Norwegian and Icelandair post record pax but millions in losses
On February 7, 2019, both Norwegian and Icelandair revealed their performance results of the financial year of 2018. Both carriers, known for their Transatlantic routes, posted multi-million losses, pointing to high fuel prices and fierce competition.
Icelandair: $55.6 M loss & “difficult operating year”
Losses. On February 7, 2019, Iceland’s national carrier posted 2018 financial year results, revealing “difficult operating year”, as even the statement title suggests. In fact, the numbers not only “fell short” to previous projections, but were actually negative. Despite a “record” 4.1 million pax on international flights (regional operations are whole different topic) Icelandair finished the year with $55.6 million loss.
In comparison, Icelandair finished 2017 FY with a $37.5 million profit. Iceland passenger numbers rose on international flights 2% year-on-year, but regional flights declined by 9%. Year’s EBITDA was $76.5 million ($170.1 million in 2017).
Problems. The main challenges to the carrier’s CEO Bogi Nils Bogason cites are high fuel prices, strong competition and low, “frequently irrational” ticket prices, company CEO Bogi Nils Bogason explains in a statement, adding that changes of the company's sales, marketing operations and Route Network also had a negative impact.
Plan of action. “It is clear that we are faced with uncertainty in our operating environment and our competitive environment is changing,” according to Bogason. So now the carrier is putting emphasis on its “core operation” − aviation − and has already begun disinvestment in tourism (namely, Icelandair Hotels) since November 2018.
In attempt to improve airline operations, Bogason names “a number of measures, both on the revenue and expense side”, like capacity changes on routes between Europe and North America, or adding a new connection bank alongside the current one in spring 2019. Drastic decisions can also be expected on domestic routes, as according to Bogason, “the Group’s domestic flight operations are currently under review”.
Talking about international flights, the schedule is set to expand by 10% (as measured in available seat kilometres). The number of available seats in Europe is to grow by 18%, while in North America only by 3%. Icelandair is also closing flights to Dallas and Baltimore.
The fleet is to expand slightly to 36 aircraft, as the carrier is planning to add six new Boeing 737 MAXs and let go of three 757-200s.
Norwegian: $170.3M loss & “returning for profitability” strategy
Losses. Despite the fact that the company’s total revenue increased by 30% since 2017 to $4.6 billion, and the airline carried 37 million passengers, which signifies a 13% growth compared to the previous year, Norwegian’s net loss were more than double the size of Icelandair’s, amounting to $170.3 million.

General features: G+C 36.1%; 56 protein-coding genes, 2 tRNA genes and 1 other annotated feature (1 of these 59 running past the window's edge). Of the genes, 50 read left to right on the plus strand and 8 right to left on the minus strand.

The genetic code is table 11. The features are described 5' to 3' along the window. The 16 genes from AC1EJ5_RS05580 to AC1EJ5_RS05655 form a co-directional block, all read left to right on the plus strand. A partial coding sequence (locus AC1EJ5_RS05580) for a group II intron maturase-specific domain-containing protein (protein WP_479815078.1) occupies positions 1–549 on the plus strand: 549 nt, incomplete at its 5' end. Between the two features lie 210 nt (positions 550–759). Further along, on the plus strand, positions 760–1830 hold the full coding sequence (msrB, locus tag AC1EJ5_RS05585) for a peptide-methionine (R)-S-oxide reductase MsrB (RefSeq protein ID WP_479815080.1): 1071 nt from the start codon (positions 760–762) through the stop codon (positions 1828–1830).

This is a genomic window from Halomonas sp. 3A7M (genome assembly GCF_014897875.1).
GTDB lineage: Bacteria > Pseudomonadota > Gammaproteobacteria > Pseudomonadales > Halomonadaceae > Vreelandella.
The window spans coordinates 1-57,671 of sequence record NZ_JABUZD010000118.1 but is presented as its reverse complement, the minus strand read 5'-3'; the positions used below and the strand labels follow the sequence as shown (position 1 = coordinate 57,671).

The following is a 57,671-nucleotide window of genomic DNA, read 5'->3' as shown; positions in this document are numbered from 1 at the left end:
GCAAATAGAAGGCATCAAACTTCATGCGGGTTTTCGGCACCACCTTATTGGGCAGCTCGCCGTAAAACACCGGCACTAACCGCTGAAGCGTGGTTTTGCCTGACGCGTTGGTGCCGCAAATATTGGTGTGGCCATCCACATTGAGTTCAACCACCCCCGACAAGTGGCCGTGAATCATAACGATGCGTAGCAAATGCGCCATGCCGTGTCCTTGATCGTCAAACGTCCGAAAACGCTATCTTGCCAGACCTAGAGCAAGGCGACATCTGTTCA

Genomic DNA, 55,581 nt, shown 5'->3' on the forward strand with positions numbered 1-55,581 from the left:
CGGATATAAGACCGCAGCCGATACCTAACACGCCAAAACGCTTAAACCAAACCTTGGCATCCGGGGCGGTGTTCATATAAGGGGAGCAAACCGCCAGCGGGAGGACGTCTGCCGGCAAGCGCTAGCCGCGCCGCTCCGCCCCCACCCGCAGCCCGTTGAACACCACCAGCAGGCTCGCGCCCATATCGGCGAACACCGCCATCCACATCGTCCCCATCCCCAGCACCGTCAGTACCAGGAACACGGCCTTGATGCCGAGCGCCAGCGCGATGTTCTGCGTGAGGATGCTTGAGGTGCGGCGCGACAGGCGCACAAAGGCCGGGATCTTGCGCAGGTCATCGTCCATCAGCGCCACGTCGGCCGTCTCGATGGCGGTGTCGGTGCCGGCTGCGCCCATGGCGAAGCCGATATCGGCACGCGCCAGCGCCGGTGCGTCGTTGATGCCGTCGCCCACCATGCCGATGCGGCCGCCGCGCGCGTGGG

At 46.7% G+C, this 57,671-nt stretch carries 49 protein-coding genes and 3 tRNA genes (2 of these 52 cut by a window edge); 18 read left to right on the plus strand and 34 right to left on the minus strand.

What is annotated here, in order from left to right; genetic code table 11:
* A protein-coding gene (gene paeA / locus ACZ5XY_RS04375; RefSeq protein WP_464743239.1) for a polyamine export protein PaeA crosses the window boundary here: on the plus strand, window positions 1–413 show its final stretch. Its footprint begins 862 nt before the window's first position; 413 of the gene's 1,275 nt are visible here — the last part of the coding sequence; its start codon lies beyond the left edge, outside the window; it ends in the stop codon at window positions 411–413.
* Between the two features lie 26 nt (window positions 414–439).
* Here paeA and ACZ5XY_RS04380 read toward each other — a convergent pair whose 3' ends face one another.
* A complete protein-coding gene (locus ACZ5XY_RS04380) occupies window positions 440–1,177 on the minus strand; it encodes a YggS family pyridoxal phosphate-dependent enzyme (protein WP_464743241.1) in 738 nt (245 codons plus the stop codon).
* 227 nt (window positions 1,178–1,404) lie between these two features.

Problems. As in the previous case, Norwegian was also affected by high jet fuel prices and fierce competition. But the carrier also suffered several “unforeseen challenges”, like Rolls Royce engine issues on its Dreamliners, forcing it to wet lease aircraft for intercontinental flights.
Plan of action. “Going into 2019, Norwegian’s growth and investments will decrease considerably, and a series of initiatives have been undertaken to return to profitability this year,” according to the statement. Among “series of measures” on its way back to profitability, Norwegian highlights “extensive” cost cuts, route optimization and sale of aircraft. While the carrier does not specify how many aircraft it is going to divest, the carrier wants to get rid of aging Boeing 737-800s. On another hand, five new 787-9s and 16 Boeing 737 MAXs should be added to its fleet during the year.
Risks ahead. While Norwegian’s engine problems should now be left behind, as the Dreamliner “operation is now running smoothly” and the carrier has reached “an agreement” with Rolls Royce, new challenges are threatening its 2019 FY performance. The company claims it is already working on Brexit contingency plan and its various possible outcomes, “future demand is dependent on sustained consumer and business confidence in the company’s key markets”. Competition, fuel price and currency fluctuations remain sources of tension as well, but more interestingly, Norwegian does not rule out the possibility of industrial action (strikes) either.
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